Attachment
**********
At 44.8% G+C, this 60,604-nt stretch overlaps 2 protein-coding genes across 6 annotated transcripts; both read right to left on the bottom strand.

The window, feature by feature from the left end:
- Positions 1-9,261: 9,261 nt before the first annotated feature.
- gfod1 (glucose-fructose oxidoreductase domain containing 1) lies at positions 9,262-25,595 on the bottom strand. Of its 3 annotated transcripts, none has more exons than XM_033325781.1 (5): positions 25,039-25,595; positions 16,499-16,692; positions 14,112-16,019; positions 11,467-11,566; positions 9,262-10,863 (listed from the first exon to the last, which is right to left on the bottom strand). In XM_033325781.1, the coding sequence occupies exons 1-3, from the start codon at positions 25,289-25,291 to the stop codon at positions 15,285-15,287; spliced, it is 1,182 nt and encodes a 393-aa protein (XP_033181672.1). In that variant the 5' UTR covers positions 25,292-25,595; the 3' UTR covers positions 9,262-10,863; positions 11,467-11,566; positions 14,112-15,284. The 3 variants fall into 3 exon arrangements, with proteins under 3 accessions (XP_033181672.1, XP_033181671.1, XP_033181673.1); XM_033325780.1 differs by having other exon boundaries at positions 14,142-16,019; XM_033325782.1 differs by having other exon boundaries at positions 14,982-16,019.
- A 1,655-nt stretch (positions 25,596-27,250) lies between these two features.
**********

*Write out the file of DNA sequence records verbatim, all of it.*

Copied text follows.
At 44.8% G+C, this 60,604-nt stretch overlaps 2 protein-coding genes across 6 annotated transcripts; both read right to left on the bottom strand.

The window, feature by feature from the left end:
- Positions 1-9,261: 9,261 nt before the first annotated feature.
- gfod1 (glucose-fructose oxidoreductase domain containing 1) lies at positions 9,262-25,595 on the bottom strand. Of its 3 annotated transcripts, none has more exons than XM_033325781.1 (5): positions 25,039-25,595; positions 16,499-16,692; positions 14,112-16,019; positions 11,467-11,566; positions 9,262-10,863 (listed from the first exon to the last, which is right to left on the bottom strand). In XM_033325781.1, the coding sequence occupies exons 1-3, from the start codon at positions 25,289-25,291 to the stop codon at positions 15,285-15,287; spliced, it is 1,182 nt and encodes a 393-aa protein (XP_033181672.1). In that variant the 5' UTR covers positions 25,292-25,595; the 3' UTR covers positions 9,262-10,863; positions 11,467-11,566; positions 14,112-15,284. The 3 variants fall into 3 exon arrangements, with proteins under 3 accessions (XP_033181672.1, XP_033181671.1, XP_033181673.1); XM_033325780.1 differs by having other exon boundaries at positions 14,142-16,019; XM_033325782.1 differs by having other exon boundaries at positions 14,982-16,019.
- A 1,655-nt stretch (positions 25,596-27,250) lies between these two features.